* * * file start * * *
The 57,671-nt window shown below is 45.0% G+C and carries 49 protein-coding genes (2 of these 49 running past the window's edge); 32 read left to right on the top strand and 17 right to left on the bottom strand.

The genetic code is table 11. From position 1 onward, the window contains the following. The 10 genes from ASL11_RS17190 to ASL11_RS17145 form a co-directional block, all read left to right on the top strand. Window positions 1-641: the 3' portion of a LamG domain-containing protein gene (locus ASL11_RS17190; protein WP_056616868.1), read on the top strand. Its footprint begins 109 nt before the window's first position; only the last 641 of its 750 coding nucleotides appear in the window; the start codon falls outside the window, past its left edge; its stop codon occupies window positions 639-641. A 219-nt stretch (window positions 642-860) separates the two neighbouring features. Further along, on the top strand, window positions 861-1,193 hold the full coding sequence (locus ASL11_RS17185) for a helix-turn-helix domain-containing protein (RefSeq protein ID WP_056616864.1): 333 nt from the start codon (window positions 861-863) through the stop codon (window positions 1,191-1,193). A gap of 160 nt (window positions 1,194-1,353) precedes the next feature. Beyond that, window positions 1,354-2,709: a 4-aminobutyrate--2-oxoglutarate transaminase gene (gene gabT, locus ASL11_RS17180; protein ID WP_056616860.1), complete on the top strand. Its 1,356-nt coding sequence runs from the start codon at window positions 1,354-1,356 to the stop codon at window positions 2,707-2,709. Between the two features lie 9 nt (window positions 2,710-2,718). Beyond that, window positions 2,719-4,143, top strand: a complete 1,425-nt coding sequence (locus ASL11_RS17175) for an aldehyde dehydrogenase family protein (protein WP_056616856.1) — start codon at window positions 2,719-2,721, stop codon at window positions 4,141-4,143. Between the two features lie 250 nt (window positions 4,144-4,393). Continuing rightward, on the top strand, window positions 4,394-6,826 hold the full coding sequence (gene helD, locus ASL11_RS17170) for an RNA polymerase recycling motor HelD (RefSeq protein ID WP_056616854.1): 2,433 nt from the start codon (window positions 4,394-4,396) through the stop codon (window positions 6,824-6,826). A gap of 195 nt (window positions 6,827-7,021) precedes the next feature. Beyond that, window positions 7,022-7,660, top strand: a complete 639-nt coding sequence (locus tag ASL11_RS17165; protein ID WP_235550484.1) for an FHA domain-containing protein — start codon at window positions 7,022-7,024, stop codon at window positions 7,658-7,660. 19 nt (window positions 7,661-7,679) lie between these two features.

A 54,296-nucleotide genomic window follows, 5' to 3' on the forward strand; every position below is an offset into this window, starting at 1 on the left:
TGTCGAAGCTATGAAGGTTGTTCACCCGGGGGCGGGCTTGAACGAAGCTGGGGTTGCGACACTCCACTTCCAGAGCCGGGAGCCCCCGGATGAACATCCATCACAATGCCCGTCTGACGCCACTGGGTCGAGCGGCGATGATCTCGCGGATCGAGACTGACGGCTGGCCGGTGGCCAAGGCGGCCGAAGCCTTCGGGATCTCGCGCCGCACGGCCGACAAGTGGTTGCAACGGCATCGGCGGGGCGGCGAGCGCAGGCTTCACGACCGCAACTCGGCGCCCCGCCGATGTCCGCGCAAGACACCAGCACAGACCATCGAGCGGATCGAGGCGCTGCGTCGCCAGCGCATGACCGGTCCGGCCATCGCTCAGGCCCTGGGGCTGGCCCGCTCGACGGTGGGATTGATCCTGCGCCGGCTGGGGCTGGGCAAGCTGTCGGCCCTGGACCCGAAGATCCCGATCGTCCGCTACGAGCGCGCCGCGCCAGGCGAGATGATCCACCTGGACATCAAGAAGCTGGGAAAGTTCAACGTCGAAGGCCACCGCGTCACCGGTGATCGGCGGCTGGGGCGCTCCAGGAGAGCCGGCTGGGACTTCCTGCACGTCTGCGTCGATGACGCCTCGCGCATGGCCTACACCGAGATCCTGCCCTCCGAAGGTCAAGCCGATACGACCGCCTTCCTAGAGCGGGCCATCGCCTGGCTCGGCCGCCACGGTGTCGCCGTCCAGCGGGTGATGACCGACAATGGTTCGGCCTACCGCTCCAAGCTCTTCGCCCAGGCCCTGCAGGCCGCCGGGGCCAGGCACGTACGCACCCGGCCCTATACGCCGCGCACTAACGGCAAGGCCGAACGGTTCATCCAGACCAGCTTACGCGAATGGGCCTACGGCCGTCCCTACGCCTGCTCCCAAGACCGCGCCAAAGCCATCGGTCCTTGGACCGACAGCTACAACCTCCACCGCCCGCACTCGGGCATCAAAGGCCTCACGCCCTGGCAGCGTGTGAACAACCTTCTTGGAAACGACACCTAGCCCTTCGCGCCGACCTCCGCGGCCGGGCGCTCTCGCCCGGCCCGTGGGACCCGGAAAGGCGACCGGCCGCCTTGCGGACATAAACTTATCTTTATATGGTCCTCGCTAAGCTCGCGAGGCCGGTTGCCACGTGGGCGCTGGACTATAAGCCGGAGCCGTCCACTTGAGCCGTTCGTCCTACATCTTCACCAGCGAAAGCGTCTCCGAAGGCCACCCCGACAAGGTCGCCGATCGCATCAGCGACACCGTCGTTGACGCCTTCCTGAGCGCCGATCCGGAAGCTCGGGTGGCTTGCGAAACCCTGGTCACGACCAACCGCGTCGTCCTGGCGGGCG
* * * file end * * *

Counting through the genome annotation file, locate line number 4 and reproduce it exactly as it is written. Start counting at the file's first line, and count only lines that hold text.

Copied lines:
TGTCGAAGCTATGAAGGTTGTTCACCCGGGGGCGGGCTTGAACGAAGCTGGGGTTGCGACACTCCACTTCCAGAGCCGGGAGCCCCCGGATGAACATCCATCACAATGCCCGTCTGACGCCACTGGGTCGAGCGGCGATGATCTCGCGGATCGAGACTGACGGCTGGCCGGTGGCCAAGGCGGCCGAAGCCTTCGGGATCTCGCGCCGCACGGCCGACAAGTGGTTGCAACGGCATCGGCGGGGCGGCGAGCGCAGGCTTCACGACCGCAACTCGGCGCCCCGCCGATGTCCGCGCAAGACACCAGCACAGACCATCGAGCGGATCGAGGCGCTGCGTCGCCAGCGCATGACCGGTCCGGCCATCGCTCAGGCCCTGGGGCTGGCCCGCTCGACGGTGGGATTGATCCTGCGCCGGCTGGGGCTGGGCAAGCTGTCGGCCCTGGACCCGAAGATCCCGATCGTCCGCTACGAGCGCGCCGCGCCAGGCGAGATGATCCACCTGGACATCAAGAAGCTGGGAAAGTTCAACGTCGAAGGCCACCGCGTCACCGGTGATCGGCGGCTGGGGCGCTCCAGGAGAGCCGGCTGGGACTTCCTGCACGTCTGCGTCGATGACGCCTCGCGCATGGCCTACACCGAGATCCTGCCCTCCGAAGGTCAAGCCGATACGACCGCCTTCCTAGAGCGGGCCATCGCCTGGCTCGGCCGCCACGGTGTCGCCGTCCAGCGGGTGATGACCGACAATGGTTCGGCCTACCGCTCCAAGCTCTTCGCCCAGGCCCTGCAGGCCGCCGGGGCCAGGCACGTACGCACCCGGCCCTATACGCCGCGCACTAACGGCAAGGCCGAACGGTTCATCCAGACCAGCTTACGCGAATGGGCCTACGGCCGTCCCTACGCCTGCTCCCAAGACCGCGCCAAAGCCATCGGTCCTTGGACCGACAGCTACAACCTCCACCGCCCGCACTCGGGCATCAAAGGCCTCACGCCCTGGCAGCGTGTGAACAACCTTCTTGGAAACGACACCTAGCCCTTCGCGCCGACCTCCGCGGCCGGGCGCTCTCGCCCGGCCCGTGGGACCCGGAAAGGCGACCGGCCGCCTTGCGGACATAAACTTATCTTTATATGGTCCTCGCTAAGCTCGCGAGGCCGGTTGCCACGTGGGCGCTGGACTATAAGCCGGAGCCGTCCACTTGAGCCGTTCGTCCTACATCTTCACCAGCGAAAGCGTCTCCGAAGGCCACCCCGACAAGGTCGCCGATCGCATCAGCGACACCGTCGTTGACGCCTTCCTGAGCGCCGATCCGGAAGCTCGGGTGGCTTGCGAAACCCTGGTCACGACCAACCGCGTCGTCCTGGCGGGCG